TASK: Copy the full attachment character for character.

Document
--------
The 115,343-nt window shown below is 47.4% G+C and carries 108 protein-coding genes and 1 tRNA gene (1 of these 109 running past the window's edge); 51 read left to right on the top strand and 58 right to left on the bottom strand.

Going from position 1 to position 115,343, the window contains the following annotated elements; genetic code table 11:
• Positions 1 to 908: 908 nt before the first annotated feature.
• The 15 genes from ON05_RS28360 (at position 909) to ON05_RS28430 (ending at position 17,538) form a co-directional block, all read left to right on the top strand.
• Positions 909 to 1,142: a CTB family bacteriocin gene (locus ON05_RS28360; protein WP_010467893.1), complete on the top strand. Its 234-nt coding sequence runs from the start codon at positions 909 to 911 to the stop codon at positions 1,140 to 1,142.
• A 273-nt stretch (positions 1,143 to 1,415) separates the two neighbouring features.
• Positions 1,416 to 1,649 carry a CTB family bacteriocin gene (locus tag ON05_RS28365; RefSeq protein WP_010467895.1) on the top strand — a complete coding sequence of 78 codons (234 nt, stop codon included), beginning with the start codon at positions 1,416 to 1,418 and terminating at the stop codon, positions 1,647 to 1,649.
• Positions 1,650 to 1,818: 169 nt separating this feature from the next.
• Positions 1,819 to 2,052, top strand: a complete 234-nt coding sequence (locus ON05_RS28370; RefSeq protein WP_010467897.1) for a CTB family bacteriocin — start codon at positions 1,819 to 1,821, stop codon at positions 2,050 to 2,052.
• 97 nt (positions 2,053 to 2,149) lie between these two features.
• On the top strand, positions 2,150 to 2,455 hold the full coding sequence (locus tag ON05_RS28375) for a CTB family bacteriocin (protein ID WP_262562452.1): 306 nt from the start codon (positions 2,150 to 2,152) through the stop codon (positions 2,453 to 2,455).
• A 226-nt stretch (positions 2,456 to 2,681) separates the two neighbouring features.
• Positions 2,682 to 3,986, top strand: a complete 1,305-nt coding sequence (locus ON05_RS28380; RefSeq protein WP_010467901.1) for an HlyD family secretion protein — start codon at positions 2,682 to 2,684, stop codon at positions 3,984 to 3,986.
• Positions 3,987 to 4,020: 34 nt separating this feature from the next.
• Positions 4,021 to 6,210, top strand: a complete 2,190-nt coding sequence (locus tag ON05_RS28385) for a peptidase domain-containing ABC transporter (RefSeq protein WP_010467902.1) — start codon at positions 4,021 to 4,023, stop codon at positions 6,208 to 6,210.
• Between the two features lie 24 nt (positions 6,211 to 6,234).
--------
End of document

The 115,343-nt window shown below is 47.4% G+C and carries 108 protein-coding genes and 1 tRNA gene (1 of these 109 running past the window's edge); 51 read left to right on the top strand and 58 right to left on the bottom strand.

Going from position 1 to position 115,343, the window contains the following annotated elements; genetic code table 11:
• Positions 1 to 908: 908 nt before the first annotated feature.
• The 15 genes from ON05_RS28360 (at position 909) to ON05_RS28430 (ending at position 17,538) form a co-directional block, all read left to right on the top strand.
• Positions 909 to 1,142: a CTB family bacteriocin gene (locus ON05_RS28360; protein WP_010467893.1), complete on the top strand. Its 234-nt coding sequence runs from the start codon at positions 909 to 911 to the stop codon at positions 1,140 to 1,142.
• A 273-nt stretch (positions 1,143 to 1,415) separates the two neighbouring features.
• Positions 1,416 to 1,649 carry a CTB family bacteriocin gene (locus tag ON05_RS28365; RefSeq protein WP_010467895.1) on the top strand — a complete coding sequence of 78 codons (234 nt, stop codon included), beginning with the start codon at positions 1,416 to 1,418 and terminating at the stop codon, positions 1,647 to 1,649.
• Positions 1,650 to 1,818: 169 nt separating this feature from the next.
• Positions 1,819 to 2,052, top strand: a complete 234-nt coding sequence (locus ON05_RS28370; RefSeq protein WP_010467897.1) for a CTB family bacteriocin — start codon at positions 1,819 to 1,821, stop codon at positions 2,050 to 2,052.
• 97 nt (positions 2,053 to 2,149) lie between these two features.
• On the top strand, positions 2,150 to 2,455 hold the full coding sequence (locus tag ON05_RS28375) for a CTB family bacteriocin (protein ID WP_262562452.1): 306 nt from the start codon (positions 2,150 to 2,152) through the stop codon (positions 2,453 to 2,455).
• A 226-nt stretch (positions 2,456 to 2,681) separates the two neighbouring features.
• Positions 2,682 to 3,986, top strand: a complete 1,305-nt coding sequence (locus ON05_RS28380; RefSeq protein WP_010467901.1) for an HlyD family secretion protein — start codon at positions 2,682 to 2,684, stop codon at positions 3,984 to 3,986.
• Positions 3,987 to 4,020: 34 nt separating this feature from the next.
• Positions 4,021 to 6,210, top strand: a complete 2,190-nt coding sequence (locus tag ON05_RS28385) for a peptidase domain-containing ABC transporter (RefSeq protein WP_010467902.1) — start codon at positions 4,021 to 4,023, stop codon at positions 6,208 to 6,210.
• Between the two features lie 24 nt (positions 6,211 to 6,234).